The onshore works for East Anglia ONE underground cable have unearthed a historical treasure for the Suffolk area. So far evidence from the Bronze Age, Iron Age, Roman period, Anglo-Saxons and into the medieval period has been found, making this one of Europe’s largest archaeological digs this year, according to ScottishPower Renewables.
The archaeological excavations have been funded by ScottishPower Renewables, prior to the construction of a 37km underground cable, which will connect the 102 turbines from the East Anglia ONE Offshore wind farm to a new electricity converter station at Bramford.
Wardell Armstrong was commissioned to oversee archaeological works across 60 hectares of Suffolk countryside, working closely with Suffolk County Council. Up to 400 archaeologists have been involved in the work since February, with a peak on-site workforce of around 250 at any given time, as well as 20 members of the Ipswich and District Metal Detector club.
Joanna Young, Stakeholder Manager at ScottishPower Renewables, said: “Hundreds of archaeologists and metal detectorists combing over fields in Suffolk is not the first thing you think of when you imagine an offshore windfarm – but it highlights the wide range of efforts needed to build a major energy project like ours.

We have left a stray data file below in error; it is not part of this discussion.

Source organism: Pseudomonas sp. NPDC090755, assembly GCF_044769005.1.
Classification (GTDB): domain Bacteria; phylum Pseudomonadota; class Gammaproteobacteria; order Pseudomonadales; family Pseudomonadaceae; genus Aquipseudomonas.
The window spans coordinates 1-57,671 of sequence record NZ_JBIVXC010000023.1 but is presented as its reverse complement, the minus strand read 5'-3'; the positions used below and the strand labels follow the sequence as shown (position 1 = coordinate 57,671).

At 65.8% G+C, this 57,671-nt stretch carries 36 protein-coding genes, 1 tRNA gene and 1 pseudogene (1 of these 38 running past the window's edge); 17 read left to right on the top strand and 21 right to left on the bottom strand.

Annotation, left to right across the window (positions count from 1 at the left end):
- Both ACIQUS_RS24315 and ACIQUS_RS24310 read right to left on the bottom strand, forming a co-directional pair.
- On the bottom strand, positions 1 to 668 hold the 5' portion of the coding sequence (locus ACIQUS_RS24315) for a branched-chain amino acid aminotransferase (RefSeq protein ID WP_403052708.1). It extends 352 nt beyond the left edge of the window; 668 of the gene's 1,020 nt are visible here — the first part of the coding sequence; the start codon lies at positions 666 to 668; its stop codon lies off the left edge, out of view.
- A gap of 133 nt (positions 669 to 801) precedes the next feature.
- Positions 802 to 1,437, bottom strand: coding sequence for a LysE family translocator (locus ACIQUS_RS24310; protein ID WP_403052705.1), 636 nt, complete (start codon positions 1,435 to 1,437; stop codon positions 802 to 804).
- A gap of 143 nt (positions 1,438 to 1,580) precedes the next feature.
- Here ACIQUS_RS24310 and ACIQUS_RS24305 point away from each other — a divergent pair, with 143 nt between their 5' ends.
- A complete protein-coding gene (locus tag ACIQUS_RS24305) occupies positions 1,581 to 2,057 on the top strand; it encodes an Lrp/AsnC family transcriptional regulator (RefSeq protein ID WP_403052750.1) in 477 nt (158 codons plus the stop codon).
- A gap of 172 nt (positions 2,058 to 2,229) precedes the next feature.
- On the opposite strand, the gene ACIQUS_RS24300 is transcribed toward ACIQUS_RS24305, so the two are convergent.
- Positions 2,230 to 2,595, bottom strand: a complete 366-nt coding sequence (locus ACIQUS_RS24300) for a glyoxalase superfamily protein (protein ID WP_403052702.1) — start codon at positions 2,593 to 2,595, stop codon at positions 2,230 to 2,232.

“We decided early on to invest in underground cables to take power from the offshore windfarm to the National Grid, rather than building pylons. This means laying cables under the ground and roads and rivers and railways across a 37km stretch. We need to make sure that we do this work in a sensitive manner, and it is important to record all items of archaeological significance.”
The cable laying project for East Anglia ONE will begin in the next few months, ScottishPower Renewables said, and construction work is already underway at the onshore substation site in Bramford.
Offshore work begins in 2018, with the 102 Siemens 7MW turbines due to be installed in 2019, before the project is fully operational during 2020.